How about a chair lift type apparatus <-yes_>

Guest

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Re: Distance to Claim
« Reply #17 on: October 16, 2009, 10:17:31 PM »
So they are trying to find something that Larry hasent found and staked yet.... lol!!!@*

That would be a few hundred clicks east of here, a place they call "Alberta"  lol!!!@*

Guest

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Re: Distance to Claim
« Reply #18 on: October 16, 2009, 10:50:16 PM »
WELL - I am the Geezer with claims that I can't get to!
I got part way down to the stacked claims but then thought -
I may not be able to get back out of here! No worry for sure about rogue miners.
Good location too with excellent parking, camping up top and within cell phone tower range.
Not nearby but being retired (sort of - I'll never completly retire) time and distance are not issues.


Hi guys (and gals if there are any here)
These type of situations seem to me a perfect opportunity to help bring younger or less experienced folks into the hobby. I know that I am totally new to all this and have tons of questions about what kind of dirt to spend time on, how to set up the right angle/flow on my high banker, what different type of bedrock are best, etc etc...... I think all of you who call yourselves "Geezers" are doing yourselves a huge disservice and should recognize just how valuable the knowledge that you possess is. In the Amateur/Ham radio hobby, we have what are called "Elmer's", they're basically "Mentors" and are described as follows:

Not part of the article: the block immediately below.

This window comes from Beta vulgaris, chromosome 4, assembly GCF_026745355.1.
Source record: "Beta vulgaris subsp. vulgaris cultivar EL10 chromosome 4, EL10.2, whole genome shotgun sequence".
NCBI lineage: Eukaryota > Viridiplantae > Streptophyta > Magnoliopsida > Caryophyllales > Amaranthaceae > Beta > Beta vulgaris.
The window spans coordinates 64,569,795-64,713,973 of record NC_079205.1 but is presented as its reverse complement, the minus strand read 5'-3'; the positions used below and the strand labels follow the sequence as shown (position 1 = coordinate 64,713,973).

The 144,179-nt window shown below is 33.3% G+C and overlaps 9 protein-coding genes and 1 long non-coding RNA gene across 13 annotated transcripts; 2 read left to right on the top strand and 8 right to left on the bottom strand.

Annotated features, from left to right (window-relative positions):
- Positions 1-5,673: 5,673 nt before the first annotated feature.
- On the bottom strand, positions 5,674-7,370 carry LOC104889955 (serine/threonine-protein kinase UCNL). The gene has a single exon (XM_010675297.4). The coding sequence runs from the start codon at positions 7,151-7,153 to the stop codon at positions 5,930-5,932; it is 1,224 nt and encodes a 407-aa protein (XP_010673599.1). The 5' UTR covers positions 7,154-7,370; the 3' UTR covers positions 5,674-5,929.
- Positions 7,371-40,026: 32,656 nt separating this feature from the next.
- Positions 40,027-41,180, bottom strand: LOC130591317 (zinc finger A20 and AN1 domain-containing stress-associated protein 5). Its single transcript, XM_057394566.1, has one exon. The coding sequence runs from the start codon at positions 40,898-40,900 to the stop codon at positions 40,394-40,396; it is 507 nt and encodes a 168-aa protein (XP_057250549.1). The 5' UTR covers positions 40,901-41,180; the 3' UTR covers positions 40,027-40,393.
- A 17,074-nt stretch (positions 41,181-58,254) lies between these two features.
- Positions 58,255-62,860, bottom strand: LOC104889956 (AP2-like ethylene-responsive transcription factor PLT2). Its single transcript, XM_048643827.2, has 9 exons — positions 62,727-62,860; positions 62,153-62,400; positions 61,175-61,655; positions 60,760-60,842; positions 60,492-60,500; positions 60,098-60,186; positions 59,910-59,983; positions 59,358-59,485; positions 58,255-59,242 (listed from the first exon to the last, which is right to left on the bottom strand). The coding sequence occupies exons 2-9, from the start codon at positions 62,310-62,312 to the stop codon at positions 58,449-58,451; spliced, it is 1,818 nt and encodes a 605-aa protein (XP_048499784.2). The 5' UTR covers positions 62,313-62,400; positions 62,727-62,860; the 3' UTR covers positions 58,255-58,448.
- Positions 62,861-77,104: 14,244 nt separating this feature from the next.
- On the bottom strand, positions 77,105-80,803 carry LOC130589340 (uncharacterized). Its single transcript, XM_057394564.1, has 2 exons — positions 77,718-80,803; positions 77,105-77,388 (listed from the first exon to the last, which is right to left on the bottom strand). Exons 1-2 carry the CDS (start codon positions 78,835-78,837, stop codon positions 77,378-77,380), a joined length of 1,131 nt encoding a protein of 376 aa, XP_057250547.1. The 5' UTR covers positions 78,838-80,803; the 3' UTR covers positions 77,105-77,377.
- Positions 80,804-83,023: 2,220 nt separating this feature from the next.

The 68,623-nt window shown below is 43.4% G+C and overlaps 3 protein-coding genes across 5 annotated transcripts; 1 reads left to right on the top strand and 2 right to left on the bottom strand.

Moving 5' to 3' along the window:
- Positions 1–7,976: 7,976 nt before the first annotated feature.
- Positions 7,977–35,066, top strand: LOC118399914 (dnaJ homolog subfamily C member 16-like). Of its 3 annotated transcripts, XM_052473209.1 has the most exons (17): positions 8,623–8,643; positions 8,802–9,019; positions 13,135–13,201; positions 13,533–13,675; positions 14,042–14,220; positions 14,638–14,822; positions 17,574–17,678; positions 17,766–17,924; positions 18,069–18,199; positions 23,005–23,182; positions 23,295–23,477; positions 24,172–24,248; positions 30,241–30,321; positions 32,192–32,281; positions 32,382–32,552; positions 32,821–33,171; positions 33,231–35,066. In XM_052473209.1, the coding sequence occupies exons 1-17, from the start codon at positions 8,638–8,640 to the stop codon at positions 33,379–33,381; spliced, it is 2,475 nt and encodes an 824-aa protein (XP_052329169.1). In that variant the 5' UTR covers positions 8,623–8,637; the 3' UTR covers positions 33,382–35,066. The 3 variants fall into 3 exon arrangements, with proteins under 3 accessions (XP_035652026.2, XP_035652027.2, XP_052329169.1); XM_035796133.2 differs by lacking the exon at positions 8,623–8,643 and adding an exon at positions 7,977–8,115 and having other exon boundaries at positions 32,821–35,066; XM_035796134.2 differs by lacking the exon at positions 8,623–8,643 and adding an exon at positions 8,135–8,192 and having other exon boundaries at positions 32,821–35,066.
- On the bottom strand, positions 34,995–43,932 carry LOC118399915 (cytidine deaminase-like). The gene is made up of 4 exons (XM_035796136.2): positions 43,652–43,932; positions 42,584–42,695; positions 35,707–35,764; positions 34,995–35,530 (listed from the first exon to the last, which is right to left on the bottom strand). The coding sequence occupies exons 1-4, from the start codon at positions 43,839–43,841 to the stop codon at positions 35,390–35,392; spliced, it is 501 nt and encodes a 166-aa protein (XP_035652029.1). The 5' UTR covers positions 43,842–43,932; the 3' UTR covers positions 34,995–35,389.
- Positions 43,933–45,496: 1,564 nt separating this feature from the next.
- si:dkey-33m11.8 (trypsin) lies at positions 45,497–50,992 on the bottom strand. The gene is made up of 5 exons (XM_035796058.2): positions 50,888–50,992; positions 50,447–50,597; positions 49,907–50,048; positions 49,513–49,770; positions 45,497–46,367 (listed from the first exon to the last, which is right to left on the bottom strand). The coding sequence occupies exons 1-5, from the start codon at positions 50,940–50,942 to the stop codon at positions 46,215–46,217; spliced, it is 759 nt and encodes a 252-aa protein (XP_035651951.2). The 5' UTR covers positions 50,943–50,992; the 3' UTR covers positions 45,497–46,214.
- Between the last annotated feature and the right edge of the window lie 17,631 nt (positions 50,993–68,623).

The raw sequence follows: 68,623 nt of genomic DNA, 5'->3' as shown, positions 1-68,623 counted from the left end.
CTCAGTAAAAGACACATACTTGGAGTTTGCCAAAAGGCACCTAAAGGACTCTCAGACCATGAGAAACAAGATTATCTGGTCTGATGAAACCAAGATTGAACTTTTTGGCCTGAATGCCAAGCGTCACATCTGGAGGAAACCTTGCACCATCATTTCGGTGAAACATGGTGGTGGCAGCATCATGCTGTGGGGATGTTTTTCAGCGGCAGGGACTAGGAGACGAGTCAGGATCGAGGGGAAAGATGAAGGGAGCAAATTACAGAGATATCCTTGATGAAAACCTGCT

----------------
Origin of the term "Elmer"
The term "Elmer"--meaning someone who provides personal guidance and assistance to would-be hams--first appeared in QST in a March 1971 "How's DX" column by Rod Newkirk, W9BRD (now also VA3ZBB). Newkirk called them "the unsung fathers of Amateur Radio." While he probably was not trying to coin a term at the time, here's how Newkirk introduced "Elmer" in his column and, as it turned out, to the rest of the Amateur Radio world: